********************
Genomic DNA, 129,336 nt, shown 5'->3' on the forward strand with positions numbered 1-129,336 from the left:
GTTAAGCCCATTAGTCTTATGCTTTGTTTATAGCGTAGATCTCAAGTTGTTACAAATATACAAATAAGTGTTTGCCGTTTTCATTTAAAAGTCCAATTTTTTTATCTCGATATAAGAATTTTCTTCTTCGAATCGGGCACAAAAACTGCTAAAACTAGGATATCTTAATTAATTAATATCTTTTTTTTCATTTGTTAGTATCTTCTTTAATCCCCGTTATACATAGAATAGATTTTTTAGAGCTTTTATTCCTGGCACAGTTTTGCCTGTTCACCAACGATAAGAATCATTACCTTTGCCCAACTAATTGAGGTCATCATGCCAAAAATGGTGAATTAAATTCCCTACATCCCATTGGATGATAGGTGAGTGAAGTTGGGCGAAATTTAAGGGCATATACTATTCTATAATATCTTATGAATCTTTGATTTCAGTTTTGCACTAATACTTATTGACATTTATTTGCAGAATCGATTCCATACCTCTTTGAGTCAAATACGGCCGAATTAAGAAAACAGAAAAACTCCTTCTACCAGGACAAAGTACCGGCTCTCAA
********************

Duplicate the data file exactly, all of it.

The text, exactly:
Genomic DNA, 129,336 nt, shown 5'->3' on the forward strand with positions numbered 1-129,336 from the left:
GTTAAGCCCATTAGTCTTATGCTTTGTTTATAGCGTAGATCTCAAGTTGTTACAAATATACAAATAAGTGTTTGCCGTTTTCATTTAAAAGTCCAATTTTTTTATCTCGATATAAGAATTTTCTTCTTCGAATCGGGCACAAAAACTGCTAAAACTAGGATATCTTAATTAATTAATATCTTTTTTTTCATTTGTTAGTATCTTCTTTAATCCCCGTTATACATAGAATAGATTTTTTAGAGCTTTTATTCCTGGCACAGTTTTGCCTGTTCACCAACGATAAGAATCATTACCTTTGCCCAACTAATTGAGGTCATCATGCCAAAAATGGTGAATTAAATTCCCTACATCCCATTGGATGATAGGTGAGTGAAGTTGGGCGAAATTTAAGGGCATATACTATTCTATAATATCTTATGAATCTTTGATTTCAGTTTTGCACTAATACTTATTGACATTTATTTGCAGAATCGATTCCATACCTCTTTGAGTCAAATACGGCCGAATTAAGAAAACAGAAAAACTCCTTCTACCAGGACAAAGTACCGGCTCTCAA